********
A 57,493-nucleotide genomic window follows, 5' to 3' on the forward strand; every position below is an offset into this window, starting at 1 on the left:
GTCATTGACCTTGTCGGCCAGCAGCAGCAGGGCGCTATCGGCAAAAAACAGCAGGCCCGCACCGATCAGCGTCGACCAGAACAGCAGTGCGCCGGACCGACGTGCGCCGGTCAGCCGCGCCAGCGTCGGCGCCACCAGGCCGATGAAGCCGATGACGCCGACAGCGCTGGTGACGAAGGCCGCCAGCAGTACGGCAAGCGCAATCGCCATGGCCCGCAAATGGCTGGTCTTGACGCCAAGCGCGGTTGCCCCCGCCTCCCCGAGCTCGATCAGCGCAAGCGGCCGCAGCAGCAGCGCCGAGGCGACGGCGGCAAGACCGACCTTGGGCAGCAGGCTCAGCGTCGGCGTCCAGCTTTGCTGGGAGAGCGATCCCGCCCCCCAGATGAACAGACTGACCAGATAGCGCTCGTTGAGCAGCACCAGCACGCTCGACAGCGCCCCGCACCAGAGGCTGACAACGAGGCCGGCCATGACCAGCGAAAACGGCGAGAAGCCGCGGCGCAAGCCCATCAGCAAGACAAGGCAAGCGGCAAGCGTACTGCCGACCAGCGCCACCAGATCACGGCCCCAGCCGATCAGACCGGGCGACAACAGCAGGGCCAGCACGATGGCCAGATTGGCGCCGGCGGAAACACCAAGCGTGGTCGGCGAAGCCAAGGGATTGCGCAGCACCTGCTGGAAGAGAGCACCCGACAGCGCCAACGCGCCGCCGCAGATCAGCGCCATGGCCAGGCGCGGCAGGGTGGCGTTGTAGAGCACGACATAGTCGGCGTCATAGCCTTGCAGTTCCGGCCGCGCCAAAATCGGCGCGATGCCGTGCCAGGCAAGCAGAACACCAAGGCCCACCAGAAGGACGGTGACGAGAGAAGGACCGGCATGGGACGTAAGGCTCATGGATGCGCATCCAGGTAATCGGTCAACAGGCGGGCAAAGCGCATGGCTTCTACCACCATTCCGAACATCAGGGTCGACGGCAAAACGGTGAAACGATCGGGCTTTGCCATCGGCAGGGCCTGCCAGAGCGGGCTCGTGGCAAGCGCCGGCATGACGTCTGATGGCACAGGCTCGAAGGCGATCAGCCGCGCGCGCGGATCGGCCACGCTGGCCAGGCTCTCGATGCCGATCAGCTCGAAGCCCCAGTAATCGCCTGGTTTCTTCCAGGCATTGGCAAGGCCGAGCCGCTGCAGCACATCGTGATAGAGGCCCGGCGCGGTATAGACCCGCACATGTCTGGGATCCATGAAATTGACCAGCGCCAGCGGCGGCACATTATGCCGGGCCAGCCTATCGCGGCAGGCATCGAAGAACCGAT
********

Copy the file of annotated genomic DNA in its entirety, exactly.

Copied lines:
A 57,493-nucleotide genomic window follows, 5' to 3' on the forward strand; every position below is an offset into this window, starting at 1 on the left:
GTCATTGACCTTGTCGGCCAGCAGCAGCAGGGCGCTATCGGCAAAAAACAGCAGGCCCGCACCGATCAGCGTCGACCAGAACAGCAGTGCGCCGGACCGACGTGCGCCGGTCAGCCGCGCCAGCGTCGGCGCCACCAGGCCGATGAAGCCGATGACGCCGACAGCGCTGGTGACGAAGGCCGCCAGCAGTACGGCAAGCGCAATCGCCATGGCCCGCAAATGGCTGGTCTTGACGCCAAGCGCGGTTGCCCCCGCCTCCCCGAGCTCGATCAGCGCAAGCGGCCGCAGCAGCAGCGCCGAGGCGACGGCGGCAAGACCGACCTTGGGCAGCAGGCTCAGCGTCGGCGTCCAGCTTTGCTGGGAGAGCGATCCCGCCCCCCAGATGAACAGACTGACCAGATAGCGCTCGTTGAGCAGCACCAGCACGCTCGACAGCGCCCCGCACCAGAGGCTGACAACGAGGCCGGCCATGACCAGCGAAAACGGCGAGAAGCCGCGGCGCAAGCCCATCAGCAAGACAAGGCAAGCGGCAAGCGTACTGCCGACCAGCGCCACCAGATCACGGCCCCAGCCGATCAGACCGGGCGACAACAGCAGGGCCAGCACGATGGCCAGATTGGCGCCGGCGGAAACACCAAGCGTGGTCGGCGAAGCCAAGGGATTGCGCAGCACCTGCTGGAAGAGAGCACCCGACAGCGCCAACGCGCCGCCGCAGATCAGCGCCATGGCCAGGCGCGGCAGGGTGGCGTTGTAGAGCACGACATAGTCGGCGTCATAGCCTTGCAGTTCCGGCCGCGCCAAAATCGGCGCGATGCCGTGCCAGGCAAGCAGAACACCAAGGCCCACCAGAAGGACGGTGACGAGAGAAGGACCGGCATGGGACGTAAGGCTCATGGATGCGCATCCAGGTAATCGGTCAACAGGCGGGCAAAGCGCATGGCTTCTACCACCATTCCGAACATCAGGGTCGACGGCAAAACGGTGAAACGATCGGGCTTTGCCATCGGCAGGGCCTGCCAGAGCGGGCTCGTGGCAAGCGCCGGCATGACGTCTGATGGCACAGGCTCGAAGGCGATCAGCCGCGCGCGCGGATCGGCCACGCTGGCCAGGCTCTCGATGCCGATCAGCTCGAAGCCCCAGTAATCGCCTGGTTTCTTCCAGGCATTGGCAAGGCCGAGCCGCTGCAGCACATCGTGATAGAGGCCCGGCGCGGTATAGACCCGCACATGTCTGGGATCCATGAAATTGACCAGCGCCAGCGGCGGCACATTATGCCGGGCCAGCCTATCGCGGCAGGCATCGAAGAACCGAT